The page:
I am so thankful for our doctor here who has come to truly care for Vova and is so helpful to us. There is a wonderful community of Ukrainians with PKU who have donated their extra formula to us to get us by until the government starts to provide it to Vova in the new year. Our team has done a great job of following instructions and being careful with Vova’s diet. It is truly a team effort and we are rocking it. I’m just thrilled and thankful that Vova has this opportunity to truly LIVE. It’s just great.
How you can pray for Vova: Please pray for continued healing of Vova’s brain and body from the years of untreated PKU. Pray for a reversal of the harm it has done to his body. Please pray for Vova to grow in understanding of our love for him and God’s love for him and for him to learn to trust more. Pray that he would not be afraid.
Thank you again, for walking this journey with us. Thank you for loving our boys and caring about their lives. Thank you for supporting this work so that our boys could be free and live lives full of love. We are thankful!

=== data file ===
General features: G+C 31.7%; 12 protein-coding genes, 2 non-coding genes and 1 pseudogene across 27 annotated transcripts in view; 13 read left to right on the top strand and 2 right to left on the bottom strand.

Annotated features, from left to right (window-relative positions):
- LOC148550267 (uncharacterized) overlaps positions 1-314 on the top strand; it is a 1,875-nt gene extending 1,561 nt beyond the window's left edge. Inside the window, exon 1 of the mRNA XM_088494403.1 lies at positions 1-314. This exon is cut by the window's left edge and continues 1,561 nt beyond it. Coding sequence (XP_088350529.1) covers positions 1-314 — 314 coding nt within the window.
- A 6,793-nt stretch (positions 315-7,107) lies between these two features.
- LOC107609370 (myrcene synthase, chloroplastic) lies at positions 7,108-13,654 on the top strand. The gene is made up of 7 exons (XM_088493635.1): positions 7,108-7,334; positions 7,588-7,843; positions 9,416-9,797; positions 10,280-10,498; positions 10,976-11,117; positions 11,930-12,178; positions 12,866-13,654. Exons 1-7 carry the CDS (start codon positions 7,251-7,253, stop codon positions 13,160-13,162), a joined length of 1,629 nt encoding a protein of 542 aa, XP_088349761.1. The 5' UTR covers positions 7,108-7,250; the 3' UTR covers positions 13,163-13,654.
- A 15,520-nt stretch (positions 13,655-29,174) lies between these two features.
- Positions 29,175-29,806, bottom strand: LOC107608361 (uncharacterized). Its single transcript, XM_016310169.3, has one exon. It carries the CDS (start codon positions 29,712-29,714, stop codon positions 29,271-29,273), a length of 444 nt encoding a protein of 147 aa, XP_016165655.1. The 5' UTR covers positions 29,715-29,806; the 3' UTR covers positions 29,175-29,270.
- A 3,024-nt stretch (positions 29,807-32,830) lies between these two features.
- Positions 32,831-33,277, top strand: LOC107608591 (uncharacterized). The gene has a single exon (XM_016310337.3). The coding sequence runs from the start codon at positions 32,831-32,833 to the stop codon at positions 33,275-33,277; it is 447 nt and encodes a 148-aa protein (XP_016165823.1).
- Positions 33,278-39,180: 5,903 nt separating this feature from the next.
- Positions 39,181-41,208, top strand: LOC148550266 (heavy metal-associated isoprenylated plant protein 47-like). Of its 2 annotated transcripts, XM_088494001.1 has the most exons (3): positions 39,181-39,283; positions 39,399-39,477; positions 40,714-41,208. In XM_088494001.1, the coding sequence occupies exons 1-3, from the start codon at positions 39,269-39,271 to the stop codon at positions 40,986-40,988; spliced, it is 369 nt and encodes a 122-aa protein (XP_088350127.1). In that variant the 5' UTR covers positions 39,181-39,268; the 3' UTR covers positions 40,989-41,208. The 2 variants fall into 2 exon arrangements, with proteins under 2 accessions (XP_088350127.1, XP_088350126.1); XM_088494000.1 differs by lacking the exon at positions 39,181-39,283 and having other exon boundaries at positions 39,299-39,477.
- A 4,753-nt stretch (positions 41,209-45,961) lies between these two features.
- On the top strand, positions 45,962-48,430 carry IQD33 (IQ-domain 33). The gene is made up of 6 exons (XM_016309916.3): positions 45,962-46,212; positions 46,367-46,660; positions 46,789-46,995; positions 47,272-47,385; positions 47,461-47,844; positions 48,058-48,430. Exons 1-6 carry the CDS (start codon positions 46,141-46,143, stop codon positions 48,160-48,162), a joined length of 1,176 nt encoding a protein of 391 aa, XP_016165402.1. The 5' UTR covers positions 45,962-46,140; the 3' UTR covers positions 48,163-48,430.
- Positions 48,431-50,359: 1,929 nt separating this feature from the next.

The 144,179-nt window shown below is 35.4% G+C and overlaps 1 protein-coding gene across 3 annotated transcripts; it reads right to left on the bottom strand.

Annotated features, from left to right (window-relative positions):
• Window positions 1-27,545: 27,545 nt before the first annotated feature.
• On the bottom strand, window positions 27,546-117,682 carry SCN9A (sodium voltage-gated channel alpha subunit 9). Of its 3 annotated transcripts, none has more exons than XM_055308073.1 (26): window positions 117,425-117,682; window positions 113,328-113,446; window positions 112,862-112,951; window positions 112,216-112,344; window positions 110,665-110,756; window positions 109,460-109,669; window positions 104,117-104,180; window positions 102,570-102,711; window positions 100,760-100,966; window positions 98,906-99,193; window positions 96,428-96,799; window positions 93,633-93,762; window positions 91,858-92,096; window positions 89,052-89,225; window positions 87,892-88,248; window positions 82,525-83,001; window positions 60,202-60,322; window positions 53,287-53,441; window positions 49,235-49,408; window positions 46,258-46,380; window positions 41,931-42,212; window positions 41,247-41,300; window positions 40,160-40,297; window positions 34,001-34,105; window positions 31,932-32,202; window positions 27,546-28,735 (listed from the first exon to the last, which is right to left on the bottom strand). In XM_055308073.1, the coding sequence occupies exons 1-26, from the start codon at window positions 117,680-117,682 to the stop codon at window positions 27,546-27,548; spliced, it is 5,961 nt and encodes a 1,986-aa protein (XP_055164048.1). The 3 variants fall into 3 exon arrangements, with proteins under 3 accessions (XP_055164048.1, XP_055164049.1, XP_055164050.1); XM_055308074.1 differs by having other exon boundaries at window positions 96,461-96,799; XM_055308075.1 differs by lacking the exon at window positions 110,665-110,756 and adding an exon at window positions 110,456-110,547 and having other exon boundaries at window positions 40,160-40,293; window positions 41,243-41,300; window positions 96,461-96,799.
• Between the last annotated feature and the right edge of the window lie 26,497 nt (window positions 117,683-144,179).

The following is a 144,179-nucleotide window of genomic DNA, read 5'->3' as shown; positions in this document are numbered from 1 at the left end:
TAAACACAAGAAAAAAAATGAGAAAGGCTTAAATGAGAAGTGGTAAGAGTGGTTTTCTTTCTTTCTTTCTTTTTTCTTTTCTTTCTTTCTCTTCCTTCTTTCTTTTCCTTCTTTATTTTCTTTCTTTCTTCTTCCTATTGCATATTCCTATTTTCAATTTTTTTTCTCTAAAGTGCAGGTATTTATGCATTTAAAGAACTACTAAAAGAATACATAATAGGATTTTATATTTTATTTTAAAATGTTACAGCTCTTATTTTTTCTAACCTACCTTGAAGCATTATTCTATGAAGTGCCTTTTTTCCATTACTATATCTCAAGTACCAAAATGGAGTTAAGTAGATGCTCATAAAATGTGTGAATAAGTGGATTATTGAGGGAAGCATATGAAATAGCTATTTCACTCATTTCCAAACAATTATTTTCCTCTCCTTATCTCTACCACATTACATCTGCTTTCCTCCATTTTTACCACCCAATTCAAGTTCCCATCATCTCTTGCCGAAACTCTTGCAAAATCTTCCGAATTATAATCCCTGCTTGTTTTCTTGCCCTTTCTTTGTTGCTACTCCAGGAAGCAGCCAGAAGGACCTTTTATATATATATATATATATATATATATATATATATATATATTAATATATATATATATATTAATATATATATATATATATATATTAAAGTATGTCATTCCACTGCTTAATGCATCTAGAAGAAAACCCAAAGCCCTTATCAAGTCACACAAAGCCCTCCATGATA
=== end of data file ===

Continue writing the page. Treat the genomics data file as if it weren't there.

So, what exactly do we even do here in Ukraine? Wide Awake International has a lot of moving parts and I don’t blame you if you have a bit of a hard time keeping them all straight 😆. In this episode, I introduce our boys and our team, explain the full picture of what we are doing here in Ukraine, and describe the different focuses of our work here. It’s an info-heavy episode…you’ve been warned!
PS: My brother, the super-talented Matt Bittner, is our new sound designer for the podcast! The music is his and it’s perfect.
Hi Friends! Fall is here and I’m there for it. I LOVE FALL. It’s sunny but cool, the leaves are starting to turn, pumpkins and squashes are showing up in the market. It’s wonderful! This season makes me want to bake every single day. I have to hold myself back for the sake of all our waistlines. 😆 Fall treats and beverages aren’t a thing here, and you won’t find any pumpkin patches or corn mazes, but that’s okay. We have to make the fall magic up ourselves and I’m ready. Let’s do it!
If you are subscribed to our newsletter you heard the news that Max and Morgan, the house parents in the duplex, were moving back to the US. It was a very sudden move and kind of turned life on its head. They just left on Thursday and we are figuring out what our new normal will look like around here. I’ve had a lot of questions about what that means for us here and how things look without house parents, so I thought I’d share.